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India: Suspected rape puts spotlight on caste violence

Murali Krishnan New Delhi
August 11, 2021

The alleged gang rape and murder of a 9-year-old girl from India's oppressed Dalit community has once again brought into focus the rampant sexual violence and caste prejudice in the country.

A protester holds a placard during a demonstration after the death of a rape victim, on a street in Mumbai
Rights groups say that Dalit women are particularly vulnerable to sexual violence and other attacksImage: Francis Mascarenhas/Reuters

The alleged rape, murder and forced cremation of a 9-year-old girl in the Indian capital recently has once again put the spotlight on the gruesome sexual crimes against women in the country, as well the treatment of those on the lowest rung of the nation's rigid caste system, from which the girl hailed.  

According to authorities, the girl told her mother on Sunday that she was going to fetch water from a crematorium near her house in southwestern New Delhi.

About 30 minutes later, police said, the crematorium's priest called the mother, who was told that her daughter had been electrocuted.

Her family said that when the girl did not return, they went looking for her. The mother said she saw her daughter's body on the floor of the crematorium with bruises all over. She said the priest and three other men at the crematorium told her not to call the police and threatened her.

The suspects then incinerated the girl's body against the family's wishes and without calling authorities, police said.

Police say four men, including the crematorium's priest, have been arrested on charges of rape, murder and criminal intimidation.

This is the latest in a series of brutal sexual crimes against women in India that has drawn international condemnation.

The gruesome incident is a throwback to last year's alleged gang rape and murder of a Dalit teenger by upper-caste men in the town of Hathras in the northern state of Uttar Pradesh.

It also caused widespread outrage after police forcibly cremated her body despite her family's protests.

'Caste dictates every facet of life in India'

Rights groups say that women from the lowest level of India's rigid Hindu caste hierarchy — known as Dalits — are particularly vulnerable to sexual violence and other attacks.

They say men from dominant castes often use sexual violence as a weapon to reinforce repressive gender and caste hierarchies. Activists stress that police frequently fail to investigate such crimes and survivors and the families of victims struggle to get justice.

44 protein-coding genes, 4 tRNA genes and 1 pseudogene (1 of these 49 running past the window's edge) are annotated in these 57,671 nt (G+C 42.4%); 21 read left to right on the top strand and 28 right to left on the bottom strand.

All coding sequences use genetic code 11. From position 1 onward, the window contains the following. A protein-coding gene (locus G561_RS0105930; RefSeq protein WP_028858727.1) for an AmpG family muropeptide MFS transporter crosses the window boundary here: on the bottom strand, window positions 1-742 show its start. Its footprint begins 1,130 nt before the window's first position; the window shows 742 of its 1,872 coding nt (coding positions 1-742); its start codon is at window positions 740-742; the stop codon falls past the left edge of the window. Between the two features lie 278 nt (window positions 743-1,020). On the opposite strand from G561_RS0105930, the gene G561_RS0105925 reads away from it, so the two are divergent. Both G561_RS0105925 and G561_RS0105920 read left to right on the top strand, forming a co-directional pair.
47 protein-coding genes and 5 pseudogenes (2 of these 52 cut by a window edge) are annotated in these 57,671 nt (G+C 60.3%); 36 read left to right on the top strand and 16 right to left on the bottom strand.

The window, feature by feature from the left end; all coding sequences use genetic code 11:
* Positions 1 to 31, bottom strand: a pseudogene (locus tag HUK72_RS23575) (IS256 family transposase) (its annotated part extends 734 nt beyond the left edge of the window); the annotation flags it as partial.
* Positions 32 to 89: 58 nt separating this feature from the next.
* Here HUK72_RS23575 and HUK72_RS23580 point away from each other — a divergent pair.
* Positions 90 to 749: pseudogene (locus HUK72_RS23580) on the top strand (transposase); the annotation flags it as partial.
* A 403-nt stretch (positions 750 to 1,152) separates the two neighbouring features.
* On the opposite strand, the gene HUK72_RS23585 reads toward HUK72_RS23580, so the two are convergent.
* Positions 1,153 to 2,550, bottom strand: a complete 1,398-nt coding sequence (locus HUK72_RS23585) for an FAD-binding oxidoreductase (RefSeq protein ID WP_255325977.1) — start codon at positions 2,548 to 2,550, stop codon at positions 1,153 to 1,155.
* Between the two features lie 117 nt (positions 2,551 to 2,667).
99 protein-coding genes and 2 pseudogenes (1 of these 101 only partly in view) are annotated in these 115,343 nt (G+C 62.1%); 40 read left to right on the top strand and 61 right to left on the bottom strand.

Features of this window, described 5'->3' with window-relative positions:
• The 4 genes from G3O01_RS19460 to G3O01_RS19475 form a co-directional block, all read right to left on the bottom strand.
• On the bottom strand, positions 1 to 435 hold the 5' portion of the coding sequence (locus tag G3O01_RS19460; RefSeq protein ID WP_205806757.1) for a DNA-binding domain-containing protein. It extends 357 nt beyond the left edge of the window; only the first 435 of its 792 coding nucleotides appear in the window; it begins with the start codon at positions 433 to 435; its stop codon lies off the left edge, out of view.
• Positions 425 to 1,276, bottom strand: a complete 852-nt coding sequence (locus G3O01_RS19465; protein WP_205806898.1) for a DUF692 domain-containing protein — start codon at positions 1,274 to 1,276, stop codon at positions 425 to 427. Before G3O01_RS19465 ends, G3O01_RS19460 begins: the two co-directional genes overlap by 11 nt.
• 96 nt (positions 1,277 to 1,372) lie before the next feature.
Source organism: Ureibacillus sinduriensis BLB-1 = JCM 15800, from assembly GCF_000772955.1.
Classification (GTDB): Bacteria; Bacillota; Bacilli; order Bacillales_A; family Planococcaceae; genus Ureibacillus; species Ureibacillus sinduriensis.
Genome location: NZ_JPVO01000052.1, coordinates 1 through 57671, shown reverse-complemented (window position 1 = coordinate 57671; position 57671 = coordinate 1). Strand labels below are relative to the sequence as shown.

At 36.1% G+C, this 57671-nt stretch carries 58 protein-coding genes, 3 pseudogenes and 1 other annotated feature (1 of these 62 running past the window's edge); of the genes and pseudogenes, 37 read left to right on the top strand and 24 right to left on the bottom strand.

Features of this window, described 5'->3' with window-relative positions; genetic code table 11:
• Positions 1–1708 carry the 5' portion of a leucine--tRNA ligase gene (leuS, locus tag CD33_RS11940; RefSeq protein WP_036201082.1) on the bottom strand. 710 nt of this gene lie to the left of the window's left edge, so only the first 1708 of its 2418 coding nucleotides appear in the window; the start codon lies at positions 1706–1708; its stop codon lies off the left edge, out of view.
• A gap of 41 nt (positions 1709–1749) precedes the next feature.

"Caste dictates every facet of life in India and these crimes like in Delhi are nothing but a manifestation of this ugly and unfortunate truth. The worst part is that the perpetrators get away because of political clout," Beena Pallical, an activist from the National Campaign on Dalit Human Rights, told DW.

Despite the existence of strict laws to protect Dalits — like the Scheduled Castes and Tribes (Prevention of Atrocities) Act — enforcement remains weak.

And caste-motivated killings, social exclusion and other abuses are a daily occurrence. Many crimes against the community also go unreported.

"Justice is still a far cry. But despite social tensions, consolidation of the Dalits is also happening to assert their rights and have their voices heard," activist Cynthia Stephen told DW. "We are also seeing more women now in higher education and in the media," she added.

Promoting gender equality in India

Widespread discrimination and insecurity

India's National Human Rights Commission points out that a crime is committed against a Dalit every 18 minutes and on average three Dalit women are raped and two are murdered every day.

Data shows that 11% of reported rape cases in India in 2019 pertained to victims from the Dalit community.

NGOs like the National Campaign on Dalit Human Rights, the National Federation of Dalit Women and other local organizations have been active in campaigning for the cause of the Dalits and raising awareness about their human rights situation.

"The system is designed to subjugate women belonging to the Dalit community. What we are witnessing is nothing but discrimination, and this must stop. Protection must be given to vulnerable persons," Ruth Manorama, widely known in India for her work in Dalit activism, told DW.

Poet and caste activist Meena Kandasamy has also been vocal about Dalit issues and the fight against caste. Soon after the Hathras gang rape last year, she wrote a powerful poem titled "Rape Nation," which was widely circulated on social media and captured the imagination of many Indians.

"In a land where Dalits cannot rule, they cannot rage, or even mourn. This has happened before, this will happen again," she told DW, recounting the last line of the poem.

Tackling violence against women in India

A major political issue

The safety of women and girls in India has been a key political issue since the 2012 gang rape and murder of a 23-year-old student on a bus in Delhi.

There were more than 32,000 rapes recorded in India in 2019, according to the latest government data — almost four an hour — though experts say the actual figures are likely significantly higher due to the stigma attached to sexual offences.

There were more than 100,000 kidnappings of women over the same period, data show, a third of them with the aim of forcing the women into marriage.

Murali Krishnan
Murali Krishnan Journalist based in New Delhi, focusing on Indian politics, society and business@mkrish11